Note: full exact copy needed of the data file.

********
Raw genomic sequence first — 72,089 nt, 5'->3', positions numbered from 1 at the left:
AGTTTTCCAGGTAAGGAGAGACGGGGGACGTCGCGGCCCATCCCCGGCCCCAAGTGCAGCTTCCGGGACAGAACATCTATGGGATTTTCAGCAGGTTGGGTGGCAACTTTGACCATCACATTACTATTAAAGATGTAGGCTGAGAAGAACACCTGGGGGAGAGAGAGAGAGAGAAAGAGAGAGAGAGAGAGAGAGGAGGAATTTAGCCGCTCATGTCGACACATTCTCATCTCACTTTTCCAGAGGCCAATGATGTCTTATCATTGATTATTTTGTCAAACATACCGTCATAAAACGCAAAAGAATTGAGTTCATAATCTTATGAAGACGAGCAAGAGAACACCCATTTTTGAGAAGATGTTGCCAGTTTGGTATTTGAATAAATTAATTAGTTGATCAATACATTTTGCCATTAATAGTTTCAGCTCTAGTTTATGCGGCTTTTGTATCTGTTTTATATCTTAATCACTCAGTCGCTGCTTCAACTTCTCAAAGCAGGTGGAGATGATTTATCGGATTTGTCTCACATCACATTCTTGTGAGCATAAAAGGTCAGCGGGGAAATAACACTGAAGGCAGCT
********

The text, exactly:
Raw genomic sequence first — 72,089 nt, 5'->3', positions numbered from 1 at the left:
AGTTTTCCAGGTAAGGAGAGACGGGGGACGTCGCGGCCCATCCCCGGCCCCAAGTGCAGCTTCCGGGACAGAACATCTATGGGATTTTCAGCAGGTTGGGTGGCAACTTTGACCATCACATTACTATTAAAGATGTAGGCTGAGAAGAACACCTGGGGGAGAGAGAGAGAGAGAAAGAGAGAGAGAGAGAGAGAGGAGGAATTTAGCCGCTCATGTCGACACATTCTCATCTCACTTTTCCAGAGGCCAATGATGTCTTATCATTGATTATTTTGTCAAACATACCGTCATAAAACGCAAAAGAATTGAGTTCATAATCTTATGAAGACGAGCAAGAGAACACCCATTTTTGAGAAGATGTTGCCAGTTTGGTATTTGAATAAATTAATTAGTTGATCAATACATTTTGCCATTAATAGTTTCAGCTCTAGTTTATGCGGCTTTTGTATCTGTTTTATATCTTAATCACTCAGTCGCTGCTTCAACTTCTCAAAGCAGGTGGAGATGATTTATCGGATTTGTCTCACATCACATTCTTGTGAGCATAAAAGGTCAGCGGGGAAATAACACTGAAGGCAGCT